Last Friday we blogged the news of a revolt in Congress against the latest draft of the PATRIOT renewal bill coming out of the House/Senate conference committee. That draft lacked many of the civil liberties reforms that were in the Senate version, and a bipartisan coalition of concerned senators and representatives vowed to oppose the bill unless those checks and balances were put back in.

At the time, we wondered: "Will the conference leaders bow to pressure and rewrite the conference report to better protect our rights, so that they can get a vote on it before the holiday? Or will they stand firm and risk a drawn-out public debate on PATRIOT and civil liberties, which can only weaken their position? We don't know yet."

Well, we know now, and the news is good. As reported in Friday evening's EFFector, the negotiators threw up their hands and went home for Thanksgiving, putting off the PATRIOT bill until December. This turn of events, though seemingly anticlimactic, represents a real and somewhat surprising victory for those seeking to curb the PATRIOT Act. Last week, everyone expected the conference to issue a report that would be adopted by Congress before the holidays. The administration and its allies on the conference committee overplayed their hand, circulating a draft full of sham reforms and lacking some of the most important checks and balances in the Senate bill. As a result, the bill is still stalled in conference, a stunning defeat for the pro-PATRIOT camp.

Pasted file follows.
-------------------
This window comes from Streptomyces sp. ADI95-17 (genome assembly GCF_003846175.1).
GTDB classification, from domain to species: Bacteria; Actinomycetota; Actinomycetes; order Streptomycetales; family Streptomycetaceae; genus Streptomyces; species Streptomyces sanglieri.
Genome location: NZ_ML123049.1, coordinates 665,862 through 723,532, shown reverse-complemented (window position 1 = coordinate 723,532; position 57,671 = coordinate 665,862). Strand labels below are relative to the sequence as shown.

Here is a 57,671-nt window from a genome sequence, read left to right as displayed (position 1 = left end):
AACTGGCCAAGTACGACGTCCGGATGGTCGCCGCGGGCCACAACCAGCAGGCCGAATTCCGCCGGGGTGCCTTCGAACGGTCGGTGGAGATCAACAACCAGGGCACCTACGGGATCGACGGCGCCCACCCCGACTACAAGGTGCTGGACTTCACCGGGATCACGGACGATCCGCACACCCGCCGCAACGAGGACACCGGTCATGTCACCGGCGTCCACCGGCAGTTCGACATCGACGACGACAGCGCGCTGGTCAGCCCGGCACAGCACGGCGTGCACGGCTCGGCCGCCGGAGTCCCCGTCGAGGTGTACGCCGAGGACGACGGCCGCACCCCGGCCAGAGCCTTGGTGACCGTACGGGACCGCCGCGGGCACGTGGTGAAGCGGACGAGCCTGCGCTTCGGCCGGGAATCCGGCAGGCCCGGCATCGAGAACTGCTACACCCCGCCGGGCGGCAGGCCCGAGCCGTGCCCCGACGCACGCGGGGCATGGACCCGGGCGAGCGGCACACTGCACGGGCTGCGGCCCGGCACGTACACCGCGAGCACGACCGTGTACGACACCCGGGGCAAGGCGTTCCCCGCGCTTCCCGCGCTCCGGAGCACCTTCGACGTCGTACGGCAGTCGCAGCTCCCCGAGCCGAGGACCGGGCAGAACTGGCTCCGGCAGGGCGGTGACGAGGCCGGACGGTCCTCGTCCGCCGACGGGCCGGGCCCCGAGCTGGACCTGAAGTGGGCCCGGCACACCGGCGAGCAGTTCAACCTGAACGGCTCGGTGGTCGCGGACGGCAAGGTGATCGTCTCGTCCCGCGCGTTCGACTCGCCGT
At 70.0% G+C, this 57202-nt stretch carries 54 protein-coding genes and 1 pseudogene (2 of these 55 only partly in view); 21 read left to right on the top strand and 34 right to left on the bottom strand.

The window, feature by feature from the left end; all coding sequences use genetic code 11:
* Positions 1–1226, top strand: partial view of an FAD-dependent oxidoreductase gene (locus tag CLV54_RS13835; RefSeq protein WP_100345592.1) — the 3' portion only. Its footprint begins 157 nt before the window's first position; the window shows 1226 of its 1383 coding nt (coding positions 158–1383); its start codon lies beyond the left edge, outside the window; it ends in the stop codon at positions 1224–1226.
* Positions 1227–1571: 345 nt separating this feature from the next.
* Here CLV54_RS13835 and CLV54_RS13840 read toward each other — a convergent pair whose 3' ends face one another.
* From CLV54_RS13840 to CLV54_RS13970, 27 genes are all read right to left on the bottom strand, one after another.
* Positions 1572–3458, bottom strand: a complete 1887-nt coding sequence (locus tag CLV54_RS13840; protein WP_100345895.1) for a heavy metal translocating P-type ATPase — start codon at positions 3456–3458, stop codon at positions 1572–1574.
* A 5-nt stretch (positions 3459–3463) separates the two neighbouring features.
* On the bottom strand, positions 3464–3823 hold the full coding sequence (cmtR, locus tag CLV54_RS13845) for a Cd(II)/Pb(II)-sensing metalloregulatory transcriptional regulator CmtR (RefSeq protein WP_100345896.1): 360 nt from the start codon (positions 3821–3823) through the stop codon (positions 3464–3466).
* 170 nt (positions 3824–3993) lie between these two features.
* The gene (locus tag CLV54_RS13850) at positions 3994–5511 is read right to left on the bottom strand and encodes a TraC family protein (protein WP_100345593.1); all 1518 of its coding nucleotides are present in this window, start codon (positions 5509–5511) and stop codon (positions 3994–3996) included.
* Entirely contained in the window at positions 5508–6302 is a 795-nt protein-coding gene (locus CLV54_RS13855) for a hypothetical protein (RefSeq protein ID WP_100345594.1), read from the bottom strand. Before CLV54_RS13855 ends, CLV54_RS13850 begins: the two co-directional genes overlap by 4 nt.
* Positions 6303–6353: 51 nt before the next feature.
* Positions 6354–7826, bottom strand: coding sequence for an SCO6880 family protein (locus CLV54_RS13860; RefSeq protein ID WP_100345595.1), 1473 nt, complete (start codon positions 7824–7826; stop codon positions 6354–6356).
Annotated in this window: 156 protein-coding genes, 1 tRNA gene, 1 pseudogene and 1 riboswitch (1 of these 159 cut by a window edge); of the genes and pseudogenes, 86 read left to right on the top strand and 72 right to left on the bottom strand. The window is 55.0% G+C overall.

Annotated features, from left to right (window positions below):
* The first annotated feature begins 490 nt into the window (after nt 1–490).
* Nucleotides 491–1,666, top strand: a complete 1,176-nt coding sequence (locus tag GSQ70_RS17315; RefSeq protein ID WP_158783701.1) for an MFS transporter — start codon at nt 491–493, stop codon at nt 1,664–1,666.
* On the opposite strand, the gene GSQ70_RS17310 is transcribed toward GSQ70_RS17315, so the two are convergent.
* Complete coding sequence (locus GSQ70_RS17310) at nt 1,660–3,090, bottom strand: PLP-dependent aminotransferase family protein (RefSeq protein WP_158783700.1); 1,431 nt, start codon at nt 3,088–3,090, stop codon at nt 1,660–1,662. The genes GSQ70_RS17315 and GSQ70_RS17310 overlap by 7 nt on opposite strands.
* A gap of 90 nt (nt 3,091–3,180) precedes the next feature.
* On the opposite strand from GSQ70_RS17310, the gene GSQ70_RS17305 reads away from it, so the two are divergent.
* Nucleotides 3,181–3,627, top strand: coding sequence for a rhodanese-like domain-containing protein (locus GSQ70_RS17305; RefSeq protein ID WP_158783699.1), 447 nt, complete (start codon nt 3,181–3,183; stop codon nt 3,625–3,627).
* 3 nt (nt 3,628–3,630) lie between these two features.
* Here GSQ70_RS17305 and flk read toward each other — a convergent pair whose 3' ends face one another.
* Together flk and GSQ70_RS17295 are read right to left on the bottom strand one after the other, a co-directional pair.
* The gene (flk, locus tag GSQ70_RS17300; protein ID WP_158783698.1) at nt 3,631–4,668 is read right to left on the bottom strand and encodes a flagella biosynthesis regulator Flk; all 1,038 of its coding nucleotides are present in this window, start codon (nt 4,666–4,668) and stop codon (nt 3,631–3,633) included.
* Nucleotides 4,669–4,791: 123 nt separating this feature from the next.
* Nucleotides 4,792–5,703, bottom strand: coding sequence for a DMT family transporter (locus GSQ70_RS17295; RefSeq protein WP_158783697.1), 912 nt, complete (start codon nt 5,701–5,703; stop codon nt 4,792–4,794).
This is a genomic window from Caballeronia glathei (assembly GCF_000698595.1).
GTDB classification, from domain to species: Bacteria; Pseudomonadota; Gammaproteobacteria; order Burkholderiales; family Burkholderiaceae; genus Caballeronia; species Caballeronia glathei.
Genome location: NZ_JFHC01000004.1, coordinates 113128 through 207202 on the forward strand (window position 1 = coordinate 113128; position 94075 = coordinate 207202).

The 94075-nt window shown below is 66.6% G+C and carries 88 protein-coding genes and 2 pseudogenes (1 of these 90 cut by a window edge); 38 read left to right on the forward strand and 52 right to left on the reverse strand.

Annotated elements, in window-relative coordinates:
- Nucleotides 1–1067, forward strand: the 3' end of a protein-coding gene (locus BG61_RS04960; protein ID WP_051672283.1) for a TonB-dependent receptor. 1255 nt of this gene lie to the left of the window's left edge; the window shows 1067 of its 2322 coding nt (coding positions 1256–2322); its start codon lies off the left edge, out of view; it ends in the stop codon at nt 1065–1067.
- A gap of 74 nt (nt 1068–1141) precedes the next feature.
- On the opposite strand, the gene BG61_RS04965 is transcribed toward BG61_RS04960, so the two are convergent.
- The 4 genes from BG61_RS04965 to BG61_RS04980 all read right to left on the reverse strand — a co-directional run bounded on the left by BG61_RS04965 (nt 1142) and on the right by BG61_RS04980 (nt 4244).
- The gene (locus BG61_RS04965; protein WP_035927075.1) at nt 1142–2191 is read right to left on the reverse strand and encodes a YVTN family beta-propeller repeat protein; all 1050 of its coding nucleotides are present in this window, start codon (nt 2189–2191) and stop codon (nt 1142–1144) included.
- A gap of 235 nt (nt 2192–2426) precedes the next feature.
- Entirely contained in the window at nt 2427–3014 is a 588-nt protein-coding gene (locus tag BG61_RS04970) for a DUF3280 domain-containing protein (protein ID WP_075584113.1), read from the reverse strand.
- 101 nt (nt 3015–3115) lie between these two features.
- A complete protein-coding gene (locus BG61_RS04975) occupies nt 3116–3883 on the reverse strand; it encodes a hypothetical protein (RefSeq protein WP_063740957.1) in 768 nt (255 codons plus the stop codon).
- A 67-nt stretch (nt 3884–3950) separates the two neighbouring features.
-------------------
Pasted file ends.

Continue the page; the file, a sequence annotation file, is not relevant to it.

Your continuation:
Now the editorial pages of the New York Times and the Washington Post have piled on, criticizing the the draft conference report and demanding the Senate bill reforms. As the Times said,

There are many things Congress should be doing to protect the nation from terrorism. None of them involve dismantling the freedoms of ordinary Americans. There is still time to fix the many problems with the PATRIOT Act.

Indeed, it looks like we have more time -- and more support in Congress -- than we ever expected. Stay tuned for more news on the PATRIOT battle when Congress returns in December.

Related Issues